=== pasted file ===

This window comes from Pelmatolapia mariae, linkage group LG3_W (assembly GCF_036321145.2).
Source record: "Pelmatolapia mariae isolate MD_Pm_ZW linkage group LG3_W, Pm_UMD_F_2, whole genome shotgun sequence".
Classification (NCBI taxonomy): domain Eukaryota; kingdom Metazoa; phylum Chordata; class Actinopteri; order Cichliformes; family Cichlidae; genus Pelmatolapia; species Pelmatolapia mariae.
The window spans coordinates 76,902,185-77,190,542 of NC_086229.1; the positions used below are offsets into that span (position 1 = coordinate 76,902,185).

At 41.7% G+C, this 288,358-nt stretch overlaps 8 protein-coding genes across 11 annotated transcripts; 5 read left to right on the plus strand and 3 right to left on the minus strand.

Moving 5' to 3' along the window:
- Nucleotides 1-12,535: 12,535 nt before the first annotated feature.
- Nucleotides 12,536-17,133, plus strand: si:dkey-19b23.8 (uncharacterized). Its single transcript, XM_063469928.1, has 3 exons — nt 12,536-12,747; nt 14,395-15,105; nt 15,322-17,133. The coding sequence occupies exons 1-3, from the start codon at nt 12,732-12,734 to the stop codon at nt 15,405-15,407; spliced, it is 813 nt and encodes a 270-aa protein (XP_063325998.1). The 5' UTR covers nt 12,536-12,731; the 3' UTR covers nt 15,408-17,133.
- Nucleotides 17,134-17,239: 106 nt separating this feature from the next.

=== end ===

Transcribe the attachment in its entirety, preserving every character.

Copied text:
This window comes from Pelmatolapia mariae, linkage group LG3_W (assembly GCF_036321145.2).
Source record: "Pelmatolapia mariae isolate MD_Pm_ZW linkage group LG3_W, Pm_UMD_F_2, whole genome shotgun sequence".
Classification (NCBI taxonomy): domain Eukaryota; kingdom Metazoa; phylum Chordata; class Actinopteri; order Cichliformes; family Cichlidae; genus Pelmatolapia; species Pelmatolapia mariae.
The window spans coordinates 76,902,185-77,190,542 of NC_086229.1; the positions used below are offsets into that span (position 1 = coordinate 76,902,185).

At 41.7% G+C, this 288,358-nt stretch overlaps 8 protein-coding genes across 11 annotated transcripts; 5 read left to right on the plus strand and 3 right to left on the minus strand.

Moving 5' to 3' along the window:
- Nucleotides 1-12,535: 12,535 nt before the first annotated feature.
- Nucleotides 12,536-17,133, plus strand: si:dkey-19b23.8 (uncharacterized). Its single transcript, XM_063469928.1, has 3 exons — nt 12,536-12,747; nt 14,395-15,105; nt 15,322-17,133. The coding sequence occupies exons 1-3, from the start codon at nt 12,732-12,734 to the stop codon at nt 15,405-15,407; spliced, it is 813 nt and encodes a 270-aa protein (XP_063325998.1). The 5' UTR covers nt 12,536-12,731; the 3' UTR covers nt 15,408-17,133.
- Nucleotides 17,134-17,239: 106 nt separating this feature from the next.